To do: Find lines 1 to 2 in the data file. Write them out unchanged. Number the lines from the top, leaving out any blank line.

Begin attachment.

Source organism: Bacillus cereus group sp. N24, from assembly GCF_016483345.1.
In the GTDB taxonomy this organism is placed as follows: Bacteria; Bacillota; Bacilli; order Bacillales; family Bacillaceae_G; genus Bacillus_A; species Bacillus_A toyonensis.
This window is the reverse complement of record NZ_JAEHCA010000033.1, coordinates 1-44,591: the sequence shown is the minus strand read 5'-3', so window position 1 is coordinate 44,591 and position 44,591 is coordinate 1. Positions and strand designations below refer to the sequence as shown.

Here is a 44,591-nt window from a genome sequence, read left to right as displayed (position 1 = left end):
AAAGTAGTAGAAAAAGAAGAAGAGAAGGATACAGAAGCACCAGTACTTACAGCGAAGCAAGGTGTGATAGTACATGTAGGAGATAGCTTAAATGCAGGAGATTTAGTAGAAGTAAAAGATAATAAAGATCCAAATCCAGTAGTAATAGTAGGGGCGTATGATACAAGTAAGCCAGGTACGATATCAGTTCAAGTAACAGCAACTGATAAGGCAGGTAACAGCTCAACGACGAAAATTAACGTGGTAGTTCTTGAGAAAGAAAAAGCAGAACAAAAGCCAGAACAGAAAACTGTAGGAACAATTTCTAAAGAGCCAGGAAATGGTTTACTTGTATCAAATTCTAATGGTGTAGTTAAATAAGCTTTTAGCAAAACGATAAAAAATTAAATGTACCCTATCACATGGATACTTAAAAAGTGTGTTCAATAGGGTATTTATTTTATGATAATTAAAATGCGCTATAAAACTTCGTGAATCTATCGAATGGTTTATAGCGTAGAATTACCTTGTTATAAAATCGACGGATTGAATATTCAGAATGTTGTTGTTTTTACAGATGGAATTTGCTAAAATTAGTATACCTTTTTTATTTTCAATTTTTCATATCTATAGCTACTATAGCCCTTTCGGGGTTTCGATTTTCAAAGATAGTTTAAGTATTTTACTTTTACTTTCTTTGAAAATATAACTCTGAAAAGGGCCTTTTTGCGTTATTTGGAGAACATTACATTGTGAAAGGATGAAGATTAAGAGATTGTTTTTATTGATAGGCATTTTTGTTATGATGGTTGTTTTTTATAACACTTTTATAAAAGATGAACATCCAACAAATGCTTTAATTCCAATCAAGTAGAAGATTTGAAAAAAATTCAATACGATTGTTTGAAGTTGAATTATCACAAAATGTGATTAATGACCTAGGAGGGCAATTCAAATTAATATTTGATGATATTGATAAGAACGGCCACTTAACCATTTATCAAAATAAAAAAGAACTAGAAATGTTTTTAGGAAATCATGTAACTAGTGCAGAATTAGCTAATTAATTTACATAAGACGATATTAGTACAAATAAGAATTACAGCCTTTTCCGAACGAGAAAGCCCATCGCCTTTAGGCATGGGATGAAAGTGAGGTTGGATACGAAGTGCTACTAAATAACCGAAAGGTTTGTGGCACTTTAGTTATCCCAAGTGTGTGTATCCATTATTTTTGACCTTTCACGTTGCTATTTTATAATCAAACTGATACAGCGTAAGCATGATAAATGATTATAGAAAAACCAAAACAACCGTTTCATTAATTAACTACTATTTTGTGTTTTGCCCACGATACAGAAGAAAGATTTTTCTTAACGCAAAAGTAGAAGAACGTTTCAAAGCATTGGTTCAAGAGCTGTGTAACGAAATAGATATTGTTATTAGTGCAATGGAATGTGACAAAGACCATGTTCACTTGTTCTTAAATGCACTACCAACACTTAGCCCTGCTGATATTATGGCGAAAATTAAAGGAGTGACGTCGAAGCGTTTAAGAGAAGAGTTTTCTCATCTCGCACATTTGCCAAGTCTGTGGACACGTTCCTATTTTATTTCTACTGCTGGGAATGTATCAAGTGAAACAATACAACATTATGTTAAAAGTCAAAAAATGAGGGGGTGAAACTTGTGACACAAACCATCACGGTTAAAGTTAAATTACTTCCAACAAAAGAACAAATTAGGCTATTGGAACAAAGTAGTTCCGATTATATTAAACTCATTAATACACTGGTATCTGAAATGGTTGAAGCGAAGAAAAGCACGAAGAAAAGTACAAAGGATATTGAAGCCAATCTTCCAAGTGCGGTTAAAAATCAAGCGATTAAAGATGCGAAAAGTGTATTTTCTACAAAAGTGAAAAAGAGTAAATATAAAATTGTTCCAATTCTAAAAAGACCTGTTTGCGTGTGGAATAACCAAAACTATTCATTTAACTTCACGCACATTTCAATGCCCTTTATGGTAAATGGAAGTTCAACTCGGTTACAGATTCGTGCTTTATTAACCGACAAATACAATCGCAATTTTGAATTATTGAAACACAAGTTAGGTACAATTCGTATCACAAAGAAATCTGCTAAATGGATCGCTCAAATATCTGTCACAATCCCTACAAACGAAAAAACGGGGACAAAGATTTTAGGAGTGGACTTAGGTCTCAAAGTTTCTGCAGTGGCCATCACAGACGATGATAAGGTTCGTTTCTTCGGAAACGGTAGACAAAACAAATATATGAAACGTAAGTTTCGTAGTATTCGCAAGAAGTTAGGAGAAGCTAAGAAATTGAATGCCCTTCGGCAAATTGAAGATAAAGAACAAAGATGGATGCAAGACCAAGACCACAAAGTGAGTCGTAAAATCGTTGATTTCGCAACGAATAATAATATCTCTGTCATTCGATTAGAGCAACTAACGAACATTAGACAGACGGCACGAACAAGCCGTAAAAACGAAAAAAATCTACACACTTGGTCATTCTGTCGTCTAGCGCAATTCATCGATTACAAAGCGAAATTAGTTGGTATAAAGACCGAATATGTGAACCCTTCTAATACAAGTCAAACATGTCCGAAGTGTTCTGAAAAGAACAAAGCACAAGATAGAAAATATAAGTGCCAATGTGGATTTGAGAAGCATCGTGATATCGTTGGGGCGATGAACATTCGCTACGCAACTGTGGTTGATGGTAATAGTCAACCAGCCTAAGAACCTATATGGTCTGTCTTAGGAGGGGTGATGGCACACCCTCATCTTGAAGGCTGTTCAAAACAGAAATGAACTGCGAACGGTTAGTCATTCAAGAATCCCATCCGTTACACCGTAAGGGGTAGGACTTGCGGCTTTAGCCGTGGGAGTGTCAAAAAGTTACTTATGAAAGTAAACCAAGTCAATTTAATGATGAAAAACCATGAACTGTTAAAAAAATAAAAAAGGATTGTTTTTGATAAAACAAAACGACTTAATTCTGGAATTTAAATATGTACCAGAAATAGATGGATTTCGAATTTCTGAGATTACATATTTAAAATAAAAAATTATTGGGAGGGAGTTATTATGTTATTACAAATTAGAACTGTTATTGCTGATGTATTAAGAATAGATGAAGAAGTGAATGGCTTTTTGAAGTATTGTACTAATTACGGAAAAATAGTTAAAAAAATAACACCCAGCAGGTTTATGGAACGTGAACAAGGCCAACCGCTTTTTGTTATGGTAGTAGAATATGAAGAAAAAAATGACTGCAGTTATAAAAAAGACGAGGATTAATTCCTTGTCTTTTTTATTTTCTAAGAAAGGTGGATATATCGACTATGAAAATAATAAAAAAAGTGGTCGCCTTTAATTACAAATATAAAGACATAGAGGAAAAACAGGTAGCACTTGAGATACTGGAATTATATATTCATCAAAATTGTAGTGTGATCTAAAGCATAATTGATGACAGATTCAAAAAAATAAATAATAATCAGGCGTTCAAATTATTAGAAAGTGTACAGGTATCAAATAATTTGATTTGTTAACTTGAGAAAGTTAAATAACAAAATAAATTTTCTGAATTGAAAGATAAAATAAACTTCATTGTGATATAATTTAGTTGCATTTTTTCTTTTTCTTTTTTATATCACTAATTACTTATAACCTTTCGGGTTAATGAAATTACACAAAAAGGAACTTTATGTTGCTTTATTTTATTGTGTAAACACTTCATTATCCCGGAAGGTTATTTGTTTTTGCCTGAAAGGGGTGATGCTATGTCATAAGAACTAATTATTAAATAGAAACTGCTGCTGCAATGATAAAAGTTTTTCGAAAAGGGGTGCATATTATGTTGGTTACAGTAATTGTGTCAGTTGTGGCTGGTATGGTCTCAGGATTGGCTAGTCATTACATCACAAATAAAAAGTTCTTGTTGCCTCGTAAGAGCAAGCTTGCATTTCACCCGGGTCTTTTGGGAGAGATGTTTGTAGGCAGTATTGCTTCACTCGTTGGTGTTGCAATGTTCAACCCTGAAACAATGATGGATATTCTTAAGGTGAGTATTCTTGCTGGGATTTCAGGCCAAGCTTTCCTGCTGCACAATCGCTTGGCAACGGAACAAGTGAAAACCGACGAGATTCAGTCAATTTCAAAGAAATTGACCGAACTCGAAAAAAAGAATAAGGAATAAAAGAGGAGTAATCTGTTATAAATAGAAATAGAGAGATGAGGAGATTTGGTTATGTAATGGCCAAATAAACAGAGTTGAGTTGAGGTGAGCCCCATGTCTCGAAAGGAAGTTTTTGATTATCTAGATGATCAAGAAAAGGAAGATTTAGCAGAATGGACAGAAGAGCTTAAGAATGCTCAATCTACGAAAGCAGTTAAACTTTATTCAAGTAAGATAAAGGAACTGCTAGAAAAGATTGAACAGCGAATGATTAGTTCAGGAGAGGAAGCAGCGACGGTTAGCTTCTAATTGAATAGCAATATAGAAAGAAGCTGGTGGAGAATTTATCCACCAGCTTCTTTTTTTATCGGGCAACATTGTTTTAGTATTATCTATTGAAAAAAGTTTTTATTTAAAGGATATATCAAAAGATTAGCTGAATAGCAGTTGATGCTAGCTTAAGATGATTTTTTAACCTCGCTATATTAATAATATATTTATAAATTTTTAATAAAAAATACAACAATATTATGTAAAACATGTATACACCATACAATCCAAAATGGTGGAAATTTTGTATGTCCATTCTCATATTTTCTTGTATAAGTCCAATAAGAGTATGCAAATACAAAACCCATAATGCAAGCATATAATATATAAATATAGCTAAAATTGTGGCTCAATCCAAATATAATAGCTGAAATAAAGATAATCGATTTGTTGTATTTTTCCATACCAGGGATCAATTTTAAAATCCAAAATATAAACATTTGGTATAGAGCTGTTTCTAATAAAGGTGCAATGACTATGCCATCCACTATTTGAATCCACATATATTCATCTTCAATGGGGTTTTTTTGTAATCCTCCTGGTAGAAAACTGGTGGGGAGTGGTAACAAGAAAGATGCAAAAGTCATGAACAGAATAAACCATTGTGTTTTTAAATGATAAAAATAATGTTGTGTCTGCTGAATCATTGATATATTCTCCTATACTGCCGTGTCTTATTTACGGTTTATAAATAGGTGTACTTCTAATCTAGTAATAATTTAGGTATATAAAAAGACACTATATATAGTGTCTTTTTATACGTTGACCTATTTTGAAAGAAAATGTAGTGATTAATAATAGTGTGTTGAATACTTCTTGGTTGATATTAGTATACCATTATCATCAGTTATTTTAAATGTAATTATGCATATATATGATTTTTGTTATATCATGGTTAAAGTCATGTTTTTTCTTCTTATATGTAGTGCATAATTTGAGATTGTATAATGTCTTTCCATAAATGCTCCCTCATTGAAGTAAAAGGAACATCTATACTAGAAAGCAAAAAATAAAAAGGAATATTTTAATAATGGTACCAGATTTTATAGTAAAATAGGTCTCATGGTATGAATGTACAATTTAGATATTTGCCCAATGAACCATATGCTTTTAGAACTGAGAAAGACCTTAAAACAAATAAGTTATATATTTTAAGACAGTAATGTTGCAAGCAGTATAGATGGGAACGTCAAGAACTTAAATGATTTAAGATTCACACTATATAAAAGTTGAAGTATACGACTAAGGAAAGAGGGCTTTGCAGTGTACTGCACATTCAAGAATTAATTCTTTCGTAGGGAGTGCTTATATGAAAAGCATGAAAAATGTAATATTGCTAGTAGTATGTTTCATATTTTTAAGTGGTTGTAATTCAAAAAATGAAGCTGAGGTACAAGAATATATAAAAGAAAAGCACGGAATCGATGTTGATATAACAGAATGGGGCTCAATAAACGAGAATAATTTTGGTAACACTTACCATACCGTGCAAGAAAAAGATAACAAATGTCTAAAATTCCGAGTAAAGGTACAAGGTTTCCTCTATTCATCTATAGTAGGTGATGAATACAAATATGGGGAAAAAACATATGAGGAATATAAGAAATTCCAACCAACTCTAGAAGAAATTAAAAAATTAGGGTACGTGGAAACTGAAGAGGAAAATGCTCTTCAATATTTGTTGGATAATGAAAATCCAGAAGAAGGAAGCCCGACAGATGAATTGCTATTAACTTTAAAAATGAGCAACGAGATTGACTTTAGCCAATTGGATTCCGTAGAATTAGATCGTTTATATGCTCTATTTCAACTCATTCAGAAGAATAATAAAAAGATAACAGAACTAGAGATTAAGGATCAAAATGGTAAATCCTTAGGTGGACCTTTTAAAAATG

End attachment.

Source organism: Bacillus cereus group sp. N24, from assembly GCF_016483345.1.
In the GTDB taxonomy this organism is placed as follows: Bacteria; Bacillota; Bacilli; order Bacillales; family Bacillaceae_G; genus Bacillus_A; species Bacillus_A toyonensis.